LAS VEGAS (AP) — A prosecutor on Tuesday cast a homeless ex-convict who admits killing a former Las Vegas firefighter's wife as a witless dupe, and suggested the woman's estranged husband-turned-murder defendant nearly plotted the perfect crime.
Sure, it was Noel Scott Stevens who hid in Shauna Tiaffay's apartment and bludgeoned her to death with a claw hammer when she returned home from her cocktail waitress job. Stevens had hid in her apartment and attacked her when she returned home from a night shift serving cocktails at a Las Vegas resort.
Prosecutor Pamela Weckerly called the slaying "as cold and dispassionate as it can get."
And sure, Stevens pleaded guilty to all seven charges against him, including murder and conspiracy.
But George Miguel Tiaffay put Stevens up to it, said Marc DiGiacomo, a chief deputy Clark County district attorney.
Tiaffay planned the killing, bought the murder weapon with Stevens, supplied him with a key to Shauna Tiaffay's apartment, and arrived to find his wife's bloody body at her town house in September 2012. Tiaffay had their 8-year-old daughter with him when he called 911.
"Noel Stevens used a hammer," DiGiacomo said during closing arguments after a weeklong trial. "The person who used Noel Stevens is George Tiaffay."
Defense attorney Robert Langford told the same Clark County District Court jury that Tiaffay didn't commit the crime or plan it. The jury spent a week hearing more than 40 witnesses for the prosecution and just one for the defense. Tiaffay didn't testify.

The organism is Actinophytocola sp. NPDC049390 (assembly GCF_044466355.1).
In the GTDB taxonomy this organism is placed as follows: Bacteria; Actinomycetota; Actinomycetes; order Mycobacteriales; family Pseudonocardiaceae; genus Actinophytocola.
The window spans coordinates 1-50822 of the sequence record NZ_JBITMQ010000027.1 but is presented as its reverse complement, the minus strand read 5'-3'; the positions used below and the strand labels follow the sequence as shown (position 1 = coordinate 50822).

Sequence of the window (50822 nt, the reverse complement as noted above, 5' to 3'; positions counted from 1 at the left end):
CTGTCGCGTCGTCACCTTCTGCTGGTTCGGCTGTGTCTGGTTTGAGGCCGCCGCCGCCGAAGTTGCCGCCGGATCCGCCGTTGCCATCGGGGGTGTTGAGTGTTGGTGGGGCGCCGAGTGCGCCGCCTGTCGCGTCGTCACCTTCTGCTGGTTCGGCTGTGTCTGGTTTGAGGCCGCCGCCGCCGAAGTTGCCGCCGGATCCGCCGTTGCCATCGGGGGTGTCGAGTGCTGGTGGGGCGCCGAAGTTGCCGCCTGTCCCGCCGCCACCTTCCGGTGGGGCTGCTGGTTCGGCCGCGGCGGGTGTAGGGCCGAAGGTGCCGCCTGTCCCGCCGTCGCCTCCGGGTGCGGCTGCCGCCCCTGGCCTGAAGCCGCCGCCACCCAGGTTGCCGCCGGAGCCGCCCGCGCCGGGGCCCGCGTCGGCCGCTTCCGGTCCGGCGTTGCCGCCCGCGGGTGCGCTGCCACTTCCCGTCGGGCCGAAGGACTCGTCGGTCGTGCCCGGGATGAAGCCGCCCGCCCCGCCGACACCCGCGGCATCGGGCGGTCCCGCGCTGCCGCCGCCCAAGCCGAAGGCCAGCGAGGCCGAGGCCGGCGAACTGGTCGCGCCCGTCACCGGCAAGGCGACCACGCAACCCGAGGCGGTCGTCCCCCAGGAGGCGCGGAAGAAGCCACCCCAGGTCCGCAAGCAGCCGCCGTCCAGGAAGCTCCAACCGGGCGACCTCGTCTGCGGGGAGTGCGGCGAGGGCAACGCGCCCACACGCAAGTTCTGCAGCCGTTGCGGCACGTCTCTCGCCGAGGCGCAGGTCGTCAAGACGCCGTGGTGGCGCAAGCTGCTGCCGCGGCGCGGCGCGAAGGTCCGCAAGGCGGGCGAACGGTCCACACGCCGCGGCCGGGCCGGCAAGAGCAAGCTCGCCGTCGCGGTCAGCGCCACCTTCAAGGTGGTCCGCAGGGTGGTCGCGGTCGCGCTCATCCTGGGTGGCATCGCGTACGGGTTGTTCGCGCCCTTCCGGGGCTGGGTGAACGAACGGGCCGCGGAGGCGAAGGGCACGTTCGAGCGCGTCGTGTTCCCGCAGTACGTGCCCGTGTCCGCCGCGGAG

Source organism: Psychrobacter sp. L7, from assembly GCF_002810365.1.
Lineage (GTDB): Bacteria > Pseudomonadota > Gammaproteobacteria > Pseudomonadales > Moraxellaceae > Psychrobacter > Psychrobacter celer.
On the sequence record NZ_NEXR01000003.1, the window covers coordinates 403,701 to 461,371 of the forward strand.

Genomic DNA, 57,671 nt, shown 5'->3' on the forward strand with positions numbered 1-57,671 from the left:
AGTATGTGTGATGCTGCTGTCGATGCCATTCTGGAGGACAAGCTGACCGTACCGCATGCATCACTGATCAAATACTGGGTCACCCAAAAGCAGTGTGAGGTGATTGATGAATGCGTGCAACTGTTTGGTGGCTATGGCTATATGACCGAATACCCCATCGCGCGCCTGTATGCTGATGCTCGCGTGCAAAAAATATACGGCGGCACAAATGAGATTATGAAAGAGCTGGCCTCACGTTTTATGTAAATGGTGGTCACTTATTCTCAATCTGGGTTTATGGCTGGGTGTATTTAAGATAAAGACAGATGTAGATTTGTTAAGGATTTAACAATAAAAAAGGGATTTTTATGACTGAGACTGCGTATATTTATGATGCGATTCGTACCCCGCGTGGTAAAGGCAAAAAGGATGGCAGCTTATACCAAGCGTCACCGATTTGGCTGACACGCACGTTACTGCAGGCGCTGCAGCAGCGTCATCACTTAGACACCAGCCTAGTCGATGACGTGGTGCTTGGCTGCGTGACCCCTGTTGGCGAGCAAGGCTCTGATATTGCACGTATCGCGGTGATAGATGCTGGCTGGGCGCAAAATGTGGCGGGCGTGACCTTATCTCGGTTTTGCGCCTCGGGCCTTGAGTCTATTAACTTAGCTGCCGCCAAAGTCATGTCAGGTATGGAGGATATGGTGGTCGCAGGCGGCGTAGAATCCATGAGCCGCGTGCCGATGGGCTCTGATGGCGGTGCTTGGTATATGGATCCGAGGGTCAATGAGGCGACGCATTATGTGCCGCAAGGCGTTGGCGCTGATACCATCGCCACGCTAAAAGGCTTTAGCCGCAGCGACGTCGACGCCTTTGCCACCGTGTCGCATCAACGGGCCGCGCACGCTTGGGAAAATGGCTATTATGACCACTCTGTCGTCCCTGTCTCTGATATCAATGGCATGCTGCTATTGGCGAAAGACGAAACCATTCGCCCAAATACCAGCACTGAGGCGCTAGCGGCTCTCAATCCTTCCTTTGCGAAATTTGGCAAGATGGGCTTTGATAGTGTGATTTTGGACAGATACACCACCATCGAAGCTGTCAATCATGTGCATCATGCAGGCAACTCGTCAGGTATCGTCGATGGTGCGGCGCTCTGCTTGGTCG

Tiaffay was at work when Shauna Tiaffay was killed, and Langford said there were plenty of reasons to dismiss Stevens' testimony implicating Tiaffay as the ramblings of a man who said he drank 1.75 liters of 101-proof liquor a day and is being treated in jail for voice hallucinations and depression.
"He's crazy. He hears voices. He drinks," Langford said. "If it's not reasonable to believe, it's reasonable doubt."
Langford recalled testimony from a Stevens friend who rated him a 1.5 on a 10-point believability scale.
Stevens is also a four-time felon whose plea deal with prosecutors means he won't face the death penalty. Langford hinted that Stevens might have been coached about what to say when asked about who told him to commit the killing.
"I lost track of the number of times I heard the answer, 'Oh. George,' " the defense attorney said. "How was his memory of anything else? Not so good."
DiGiacomo said that while Stevens had no motive to kill, Tiaffay was upset that his wife wanted a divorce and incensed that he might lose money to her. He was also angry that she accused him of drinking too much, tried to control her and used their daughter as a wedge between them.
"George is smart," DiGiacomo said, listing accomplishments including high school valedictorian, U.S. Military Academy graduate and 10 years as a firefighter. "He just doesn't have much experience in the crime of killing your wife — or getting someone else to kill your wife."
Still, if Stevens hadn't bragged about the slaying to a friend who called police, it's possible the crime might never have been solved, DiGiacomo suggested.
Stevens told the jury last week that George Tiaffay promised him $5,000, bought the murder weapon and plotted several ways to kill Shauna Tiaffay.
Police testified that they found that Tiaffay telephoned Stevens 87 times in the month before the slaying — almost as many times as he called the wife who had told him their relationship was over.